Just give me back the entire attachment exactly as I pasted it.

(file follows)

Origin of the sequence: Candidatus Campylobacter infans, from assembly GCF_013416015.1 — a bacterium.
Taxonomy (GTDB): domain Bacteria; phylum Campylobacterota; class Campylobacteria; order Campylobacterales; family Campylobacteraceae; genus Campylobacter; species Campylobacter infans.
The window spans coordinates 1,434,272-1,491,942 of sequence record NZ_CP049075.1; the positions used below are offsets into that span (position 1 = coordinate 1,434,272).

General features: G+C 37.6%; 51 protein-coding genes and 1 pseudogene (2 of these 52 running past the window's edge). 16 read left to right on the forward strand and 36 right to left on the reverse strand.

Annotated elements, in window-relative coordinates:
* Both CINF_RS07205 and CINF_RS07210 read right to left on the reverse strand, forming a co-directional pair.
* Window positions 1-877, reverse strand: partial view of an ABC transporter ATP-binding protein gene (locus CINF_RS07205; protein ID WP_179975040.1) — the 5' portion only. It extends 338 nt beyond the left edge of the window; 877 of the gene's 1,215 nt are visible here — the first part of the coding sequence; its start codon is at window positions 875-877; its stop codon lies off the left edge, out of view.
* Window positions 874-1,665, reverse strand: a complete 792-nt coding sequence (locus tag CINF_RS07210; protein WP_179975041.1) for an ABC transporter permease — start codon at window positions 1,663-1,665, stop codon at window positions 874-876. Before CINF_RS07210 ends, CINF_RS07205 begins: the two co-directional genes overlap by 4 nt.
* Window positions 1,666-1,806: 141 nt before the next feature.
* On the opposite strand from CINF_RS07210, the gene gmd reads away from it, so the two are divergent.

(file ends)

Origin of the sequence: Candidatus Campylobacter infans, from assembly GCF_013416015.1 — a bacterium.
Taxonomy (GTDB): domain Bacteria; phylum Campylobacterota; class Campylobacteria; order Campylobacterales; family Campylobacteraceae; genus Campylobacter; species Campylobacter infans.
The window spans coordinates 1,434,272-1,491,942 of sequence record NZ_CP049075.1; the positions used below are offsets into that span (position 1 = coordinate 1,434,272).

General features: G+C 37.6%; 51 protein-coding genes and 1 pseudogene (2 of these 52 running past the window's edge). 16 read left to right on the forward strand and 36 right to left on the reverse strand.

Annotated elements, in window-relative coordinates:
* Both CINF_RS07205 and CINF_RS07210 read right to left on the reverse strand, forming a co-directional pair.
* Window positions 1-877, reverse strand: partial view of an ABC transporter ATP-binding protein gene (locus CINF_RS07205; protein ID WP_179975040.1) — the 5' portion only. It extends 338 nt beyond the left edge of the window; 877 of the gene's 1,215 nt are visible here — the first part of the coding sequence; its start codon is at window positions 875-877; its stop codon lies off the left edge, out of view.
* Window positions 874-1,665, reverse strand: a complete 792-nt coding sequence (locus tag CINF_RS07210; protein WP_179975041.1) for an ABC transporter permease — start codon at window positions 1,663-1,665, stop codon at window positions 874-876. Before CINF_RS07210 ends, CINF_RS07205 begins: the two co-directional genes overlap by 4 nt.
* Window positions 1,666-1,806: 141 nt before the next feature.
* On the opposite strand from CINF_RS07210, the gene gmd reads away from it, so the two are divergent.